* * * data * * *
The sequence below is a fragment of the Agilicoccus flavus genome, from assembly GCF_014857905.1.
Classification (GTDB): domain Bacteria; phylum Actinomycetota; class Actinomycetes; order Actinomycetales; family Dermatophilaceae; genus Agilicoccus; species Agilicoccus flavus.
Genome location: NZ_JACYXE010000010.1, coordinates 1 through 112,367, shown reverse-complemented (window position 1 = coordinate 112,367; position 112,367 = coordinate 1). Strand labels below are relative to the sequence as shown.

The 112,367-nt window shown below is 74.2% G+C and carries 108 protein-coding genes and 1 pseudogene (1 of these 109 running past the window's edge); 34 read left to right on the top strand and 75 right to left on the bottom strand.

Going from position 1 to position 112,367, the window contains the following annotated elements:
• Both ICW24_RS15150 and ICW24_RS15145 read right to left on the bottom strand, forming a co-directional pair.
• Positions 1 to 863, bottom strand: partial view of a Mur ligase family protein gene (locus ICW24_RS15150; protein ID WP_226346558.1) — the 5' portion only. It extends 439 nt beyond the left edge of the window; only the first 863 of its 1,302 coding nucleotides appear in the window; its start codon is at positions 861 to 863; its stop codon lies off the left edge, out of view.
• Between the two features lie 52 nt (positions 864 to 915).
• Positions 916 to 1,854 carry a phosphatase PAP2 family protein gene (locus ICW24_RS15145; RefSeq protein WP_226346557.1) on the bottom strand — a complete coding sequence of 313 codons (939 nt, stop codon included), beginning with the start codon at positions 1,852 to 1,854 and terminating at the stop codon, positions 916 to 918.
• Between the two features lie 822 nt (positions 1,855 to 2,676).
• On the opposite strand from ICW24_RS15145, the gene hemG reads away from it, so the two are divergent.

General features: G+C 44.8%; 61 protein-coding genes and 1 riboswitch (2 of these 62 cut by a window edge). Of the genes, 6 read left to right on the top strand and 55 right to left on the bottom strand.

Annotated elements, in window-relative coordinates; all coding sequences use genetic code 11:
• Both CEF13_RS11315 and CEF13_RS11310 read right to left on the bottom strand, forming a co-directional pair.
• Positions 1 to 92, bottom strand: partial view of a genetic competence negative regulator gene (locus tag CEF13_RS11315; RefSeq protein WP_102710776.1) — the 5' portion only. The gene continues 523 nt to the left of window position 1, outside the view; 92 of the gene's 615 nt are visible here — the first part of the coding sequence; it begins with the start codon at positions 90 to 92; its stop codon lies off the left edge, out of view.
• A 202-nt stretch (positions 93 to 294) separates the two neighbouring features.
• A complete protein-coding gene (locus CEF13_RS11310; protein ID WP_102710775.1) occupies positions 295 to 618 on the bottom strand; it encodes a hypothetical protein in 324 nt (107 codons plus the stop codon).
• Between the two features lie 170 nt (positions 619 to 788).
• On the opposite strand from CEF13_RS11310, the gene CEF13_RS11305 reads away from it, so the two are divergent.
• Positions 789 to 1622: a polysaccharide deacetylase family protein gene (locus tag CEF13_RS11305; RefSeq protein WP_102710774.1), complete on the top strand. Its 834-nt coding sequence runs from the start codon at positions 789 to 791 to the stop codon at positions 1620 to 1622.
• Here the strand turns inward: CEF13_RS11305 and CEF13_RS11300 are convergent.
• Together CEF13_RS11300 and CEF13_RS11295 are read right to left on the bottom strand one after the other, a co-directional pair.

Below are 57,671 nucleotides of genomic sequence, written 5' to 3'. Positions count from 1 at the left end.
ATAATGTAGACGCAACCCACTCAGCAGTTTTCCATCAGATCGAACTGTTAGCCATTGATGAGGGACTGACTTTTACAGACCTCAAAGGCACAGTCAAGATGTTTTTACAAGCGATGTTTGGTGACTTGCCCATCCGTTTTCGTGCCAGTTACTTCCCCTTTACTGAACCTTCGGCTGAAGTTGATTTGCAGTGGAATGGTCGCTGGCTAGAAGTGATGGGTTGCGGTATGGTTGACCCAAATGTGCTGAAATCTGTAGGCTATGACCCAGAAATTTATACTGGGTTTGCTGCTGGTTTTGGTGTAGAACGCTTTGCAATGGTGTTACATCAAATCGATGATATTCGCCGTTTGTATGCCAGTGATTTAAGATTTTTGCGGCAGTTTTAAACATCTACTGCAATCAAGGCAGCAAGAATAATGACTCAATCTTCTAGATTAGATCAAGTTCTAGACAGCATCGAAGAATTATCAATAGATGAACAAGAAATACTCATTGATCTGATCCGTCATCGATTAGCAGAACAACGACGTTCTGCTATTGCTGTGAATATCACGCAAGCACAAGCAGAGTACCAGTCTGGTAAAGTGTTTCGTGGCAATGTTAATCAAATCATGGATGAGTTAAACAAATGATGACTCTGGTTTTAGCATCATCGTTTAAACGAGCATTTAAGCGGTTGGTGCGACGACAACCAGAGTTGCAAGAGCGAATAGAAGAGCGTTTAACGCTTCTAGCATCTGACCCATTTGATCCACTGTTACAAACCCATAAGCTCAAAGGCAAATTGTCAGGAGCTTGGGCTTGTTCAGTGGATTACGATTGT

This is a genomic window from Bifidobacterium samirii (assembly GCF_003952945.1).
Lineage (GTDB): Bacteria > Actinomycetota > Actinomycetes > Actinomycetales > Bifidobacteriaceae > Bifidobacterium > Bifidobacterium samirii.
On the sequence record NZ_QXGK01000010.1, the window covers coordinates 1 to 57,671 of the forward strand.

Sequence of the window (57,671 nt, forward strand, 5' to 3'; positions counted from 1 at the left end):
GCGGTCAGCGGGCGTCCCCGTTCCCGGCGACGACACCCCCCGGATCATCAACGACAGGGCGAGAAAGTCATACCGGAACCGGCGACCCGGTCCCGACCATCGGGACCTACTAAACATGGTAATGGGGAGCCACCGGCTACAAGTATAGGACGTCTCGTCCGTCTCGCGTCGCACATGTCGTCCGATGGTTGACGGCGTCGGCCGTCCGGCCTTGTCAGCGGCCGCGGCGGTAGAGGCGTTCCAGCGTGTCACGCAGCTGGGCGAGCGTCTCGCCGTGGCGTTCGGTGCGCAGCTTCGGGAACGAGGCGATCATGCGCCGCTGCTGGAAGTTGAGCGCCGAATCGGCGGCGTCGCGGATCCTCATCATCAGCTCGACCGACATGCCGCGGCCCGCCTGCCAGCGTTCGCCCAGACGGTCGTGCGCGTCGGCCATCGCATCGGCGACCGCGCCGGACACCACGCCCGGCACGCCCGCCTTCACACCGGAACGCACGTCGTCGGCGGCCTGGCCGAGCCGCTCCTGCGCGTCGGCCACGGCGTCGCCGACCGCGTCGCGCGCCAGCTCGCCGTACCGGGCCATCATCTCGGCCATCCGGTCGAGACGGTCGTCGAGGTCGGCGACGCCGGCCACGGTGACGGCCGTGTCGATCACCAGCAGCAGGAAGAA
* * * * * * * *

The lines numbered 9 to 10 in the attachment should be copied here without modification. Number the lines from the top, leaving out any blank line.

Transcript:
• Positions 916 to 1,854 carry a phosphatase PAP2 family protein gene (locus ICW24_RS15145; RefSeq protein WP_226346557.1) on the bottom strand — a complete coding sequence of 313 codons (939 nt, stop codon included), beginning with the start codon at positions 1,852 to 1,854 and terminating at the stop codon, positions 916 to 918.
• Between the two features lie 822 nt (positions 1,855 to 2,676).